"... The American idea was that the 50 states and their citizens should compete with one another fairly. The feds set the health and safety standards that all factories had to meet, and imposed wage and hour laws. Some states offered lower wages, but there was a federal minimum wage.E ainda:
How did we prevent companies from shutting down here and going to places like today's Bangladesh to produce as cheaply as they could - without regard for the health and safety of their workers - and to send their products back here and kill the American factories?
From James Madison to the mid-20th century, we had a tariff...
The ideological basis of globalism was that, just as what was best for America was a free market where U.S. companies produce and sell anywhere freely and equally in the U.S., this model can be applied worldwide.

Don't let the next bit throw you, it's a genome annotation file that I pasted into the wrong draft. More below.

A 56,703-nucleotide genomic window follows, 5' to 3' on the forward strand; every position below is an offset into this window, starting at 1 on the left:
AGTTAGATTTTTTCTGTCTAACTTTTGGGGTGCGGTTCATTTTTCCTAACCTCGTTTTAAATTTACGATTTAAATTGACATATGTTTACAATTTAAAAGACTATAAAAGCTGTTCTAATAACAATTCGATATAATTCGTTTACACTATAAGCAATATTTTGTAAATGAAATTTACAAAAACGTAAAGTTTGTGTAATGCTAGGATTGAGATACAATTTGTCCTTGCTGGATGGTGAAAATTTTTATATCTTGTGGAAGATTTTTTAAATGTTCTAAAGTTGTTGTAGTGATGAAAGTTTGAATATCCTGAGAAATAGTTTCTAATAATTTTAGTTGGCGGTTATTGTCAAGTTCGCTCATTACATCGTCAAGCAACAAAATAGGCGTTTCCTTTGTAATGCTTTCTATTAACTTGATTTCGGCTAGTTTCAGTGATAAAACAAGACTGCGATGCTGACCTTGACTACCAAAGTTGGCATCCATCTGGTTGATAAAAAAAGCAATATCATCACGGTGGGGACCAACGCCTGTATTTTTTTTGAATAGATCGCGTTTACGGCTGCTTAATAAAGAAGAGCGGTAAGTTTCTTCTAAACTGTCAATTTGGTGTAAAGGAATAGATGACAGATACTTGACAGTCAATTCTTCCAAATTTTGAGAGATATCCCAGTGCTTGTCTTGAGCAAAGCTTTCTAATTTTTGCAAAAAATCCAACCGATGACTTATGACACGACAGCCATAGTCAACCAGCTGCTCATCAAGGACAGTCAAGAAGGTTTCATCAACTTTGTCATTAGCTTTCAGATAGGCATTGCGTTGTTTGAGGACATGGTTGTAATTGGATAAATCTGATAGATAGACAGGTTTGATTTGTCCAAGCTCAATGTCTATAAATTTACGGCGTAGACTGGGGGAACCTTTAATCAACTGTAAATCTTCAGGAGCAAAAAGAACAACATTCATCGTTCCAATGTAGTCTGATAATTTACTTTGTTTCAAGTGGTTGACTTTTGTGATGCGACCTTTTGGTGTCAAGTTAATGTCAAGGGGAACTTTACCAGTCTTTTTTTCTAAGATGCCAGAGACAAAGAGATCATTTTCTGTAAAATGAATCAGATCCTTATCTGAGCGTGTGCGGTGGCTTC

We can create a global economy where companies produce where they wish and sell where they wish.
As one might expect, the big boosters of the concept were the transnational corporations. They could now shift plants and factories out of the high-wage, well-regulated U.S. economy ..., sell here at the same old price, and pocket the difference.
As some who were familiar with the decline of Great Britain predicted, this would lead inexorably to the deindustrialization of America, a halt to the steady rise in U.S. workers’ wages and standard of living, and the enrichment of a new class of corporatists.
... And so it came to pass. U.S. real wages have not risen in 40 years.
In the first decade of the century, America lost 5 million to 6 million manufacturing jobs, one in every three we had, as 55,000 factories closed..."
Publicada por Joao à(s) 11:30 da tarde